Is our "Core" strong, weak or ..... Tight?
What is our Core? Think about the apple core! It is deep inside the apple and is rigid and stiff and holds the apple's pips, and the apple develops from the core outwards. Our core is very similar, except that instead of it being stiff it is strong, juicy and resilient. For non vegetarians it is the "fillet" in our body called the Psoas Muscles, the best and most tender piece of steak one buys from the butcher!! They lie deep inside the body and attach from the mid-part of our spine down and through our sitting bones pass over our hip joints to connect to the inside of our thigh bones.
These muscles play a large role in keeping our spine upright, like the guy ropes of a circus tent and unlike the rest of our muscles they rely on our autonomous nervous system to function, ie, we cannot flex or stretch them at will like our biceps and triceps in our arms or hamstrings/quadriceps muscles in our thighs. Yet they play a constant role in our walking and stretching actions, although we are unaware of them. Healthy actions from our internal organs rely largely on the space created by our Psoas muscles, depending if they are tight or relaxed.
In the Fitness Industry the Core Muscles are encouraged to be strengthened in order to protect our back. But do we ever stop and wonder what our core muscles actually are? We are encouraged to strengthen our major abdominal and back muscles, but have we any idea exactly what is going on inside of us as we perform set and mainly linear exercises? Do we follow the design of our muscles which are of a spiralling shape and fluid nature? Are we causing more harm to our core muscles by strengthening them and therefore creating an even tighter external corset around an already tight core, when we ought to seek methods to let go rather than hold in, and creating a softer, fluid and supple body. By changing our approach to HOW we exercise, we could look forward to enhancing our activities/sports, and to a pain-free and flexible ageing process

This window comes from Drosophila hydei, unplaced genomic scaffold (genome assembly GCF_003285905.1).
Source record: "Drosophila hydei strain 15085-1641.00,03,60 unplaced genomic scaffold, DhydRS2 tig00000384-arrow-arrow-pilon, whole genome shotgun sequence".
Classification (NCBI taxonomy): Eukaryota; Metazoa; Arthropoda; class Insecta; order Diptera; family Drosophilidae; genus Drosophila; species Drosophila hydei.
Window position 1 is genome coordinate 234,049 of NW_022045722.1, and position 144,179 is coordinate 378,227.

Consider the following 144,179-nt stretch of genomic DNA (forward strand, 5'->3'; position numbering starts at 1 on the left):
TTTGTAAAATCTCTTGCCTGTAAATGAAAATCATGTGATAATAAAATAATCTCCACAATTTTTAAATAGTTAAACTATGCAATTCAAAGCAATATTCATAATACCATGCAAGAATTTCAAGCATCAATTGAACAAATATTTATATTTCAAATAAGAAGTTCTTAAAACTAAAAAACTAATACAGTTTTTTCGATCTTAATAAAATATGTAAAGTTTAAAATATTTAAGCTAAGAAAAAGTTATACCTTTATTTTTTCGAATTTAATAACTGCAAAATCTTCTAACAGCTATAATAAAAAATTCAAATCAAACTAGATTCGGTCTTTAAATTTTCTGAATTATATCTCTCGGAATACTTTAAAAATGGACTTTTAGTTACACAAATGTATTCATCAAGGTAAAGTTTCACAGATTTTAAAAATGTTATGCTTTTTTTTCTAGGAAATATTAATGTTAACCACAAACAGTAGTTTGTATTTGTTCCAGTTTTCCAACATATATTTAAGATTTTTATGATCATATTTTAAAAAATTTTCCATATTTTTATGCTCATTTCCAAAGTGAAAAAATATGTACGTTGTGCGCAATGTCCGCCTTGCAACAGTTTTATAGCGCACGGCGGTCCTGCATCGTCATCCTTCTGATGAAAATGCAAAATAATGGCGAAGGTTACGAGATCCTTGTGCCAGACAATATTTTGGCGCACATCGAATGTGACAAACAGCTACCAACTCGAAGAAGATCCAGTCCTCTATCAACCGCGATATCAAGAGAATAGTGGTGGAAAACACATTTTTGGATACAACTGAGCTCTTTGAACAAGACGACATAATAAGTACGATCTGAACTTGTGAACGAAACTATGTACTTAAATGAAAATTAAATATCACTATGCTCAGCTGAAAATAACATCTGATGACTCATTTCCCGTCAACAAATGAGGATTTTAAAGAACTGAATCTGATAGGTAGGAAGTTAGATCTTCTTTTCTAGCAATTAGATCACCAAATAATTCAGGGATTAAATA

A huge factor connected to our Psoas Muscles is that they work in conjunction with the kidneys above which lie the adrenal glands, and are in charge of our "Fear, Flight, Freeze" reflex.
As Human Beings it is almost our birthright to suffer trauma at some point in our lives, which can set a pattern within us from birth onwards. For survival's sake we allow this trauma to sit deeply within us without it ever discharging. Throughout our life whatever causes us anxiety, tension or stress impacts our core, causing it to get tighter as we age, and pulling on our spine making us lean forward as time goes on and distorting the rest of our body.
How does it release? Cats and dogs for example they shake naturally to diffuse whatever stress they may have experienced and get on with their lives, we don't do this as we have been conditioned not to over the centuries, therefore trauma, stress, tension accumulates in our core muscles causing us to overreact to any form of stressful stimulus. This has become a natural pattern for survival's sake in our world.
Some amazing pioneers ( David Bercelli, founder of Trauma Release Exercises, and Liz Koch, coreawareness.com) have devised methods to trigger off our natural shaking mechanism in order to diffuse the deeply held-in energy within our core, which causes the body to shake uncontrollably for a while, leaving one exhilarated, and re-energised, and astounded at re-discovering an ability we all possess as Human Beings, that of our own internal energy field. This allows us to become more "present in the moment"!
Various medical conditions are known to be alleviated by releasing The Psoas Muscles: menstrual cramps, muscular aches and pains (ie. Fibromyalgia), post traumatic stress disorders, stress, tension, anxiety, anger.